The Ghost in the Machine
Neuroscientists are increasingly using artificial neural networks to create models of the brain. Could self-learning algorithms perhaps even generate some kind of consciousness?
In a locked room there is a person with whom you cannot speak, but only communicate with messages written in Chinese through a mail slot. But can it be used to find out without a doubt whether this person actually understands Chinese? He could just look for the right answer to a message in a large encyclopedia. It is impossible for outside observers to tell the difference. Nor can it be said with certainty whether a living being is conscious or merely imitates a corresponding behavior.
The philosopher Jean Searle illustrated this belief with the thought experiment described, called "The Chinese Room". It reveals one of the greatest difficulties in studying the human mind: its subjective character. One has one's own perception and can ascribe consciousness to other people by reasoning. But it is impossible to feel like another person - or even another being.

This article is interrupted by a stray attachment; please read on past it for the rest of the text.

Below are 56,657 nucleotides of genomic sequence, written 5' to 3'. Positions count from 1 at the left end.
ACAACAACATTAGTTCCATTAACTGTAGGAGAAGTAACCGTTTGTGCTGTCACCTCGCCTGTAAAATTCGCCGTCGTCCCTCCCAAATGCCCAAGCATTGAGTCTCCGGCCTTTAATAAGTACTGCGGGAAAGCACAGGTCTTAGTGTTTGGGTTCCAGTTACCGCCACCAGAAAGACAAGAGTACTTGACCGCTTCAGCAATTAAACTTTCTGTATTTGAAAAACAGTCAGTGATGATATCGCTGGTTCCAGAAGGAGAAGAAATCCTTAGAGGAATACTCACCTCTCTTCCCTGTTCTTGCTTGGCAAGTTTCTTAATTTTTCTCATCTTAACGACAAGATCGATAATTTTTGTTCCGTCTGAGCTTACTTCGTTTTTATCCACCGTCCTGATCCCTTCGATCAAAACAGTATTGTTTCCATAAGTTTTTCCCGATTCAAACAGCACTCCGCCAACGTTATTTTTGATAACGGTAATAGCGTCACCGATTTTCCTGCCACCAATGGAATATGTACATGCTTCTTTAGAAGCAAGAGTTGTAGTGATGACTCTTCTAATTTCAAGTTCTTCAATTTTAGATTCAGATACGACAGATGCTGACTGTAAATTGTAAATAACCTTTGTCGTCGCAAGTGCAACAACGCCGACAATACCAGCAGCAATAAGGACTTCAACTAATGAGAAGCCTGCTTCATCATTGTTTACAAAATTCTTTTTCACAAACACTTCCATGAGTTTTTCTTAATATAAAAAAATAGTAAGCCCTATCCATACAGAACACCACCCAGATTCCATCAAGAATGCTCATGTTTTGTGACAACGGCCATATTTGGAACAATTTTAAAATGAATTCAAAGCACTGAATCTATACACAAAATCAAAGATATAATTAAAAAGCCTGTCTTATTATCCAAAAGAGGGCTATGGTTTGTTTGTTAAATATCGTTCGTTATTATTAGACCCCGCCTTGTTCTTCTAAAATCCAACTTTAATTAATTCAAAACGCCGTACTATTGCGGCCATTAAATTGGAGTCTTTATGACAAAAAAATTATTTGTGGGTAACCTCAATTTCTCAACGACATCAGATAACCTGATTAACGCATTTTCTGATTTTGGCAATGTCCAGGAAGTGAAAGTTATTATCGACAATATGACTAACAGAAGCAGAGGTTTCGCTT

But that doesn't stop scientists from wanting to fathom consciousness. Three different disciplines – working largely in isolation from the others – have dedicated themselves to the topic: philosophy, neuroscience and computer science. Even if the disciplines differ greatly, it seems promising to combine them in order to get to the bottom of one of mankind's most persistent mysteries: How does consciousness arise? …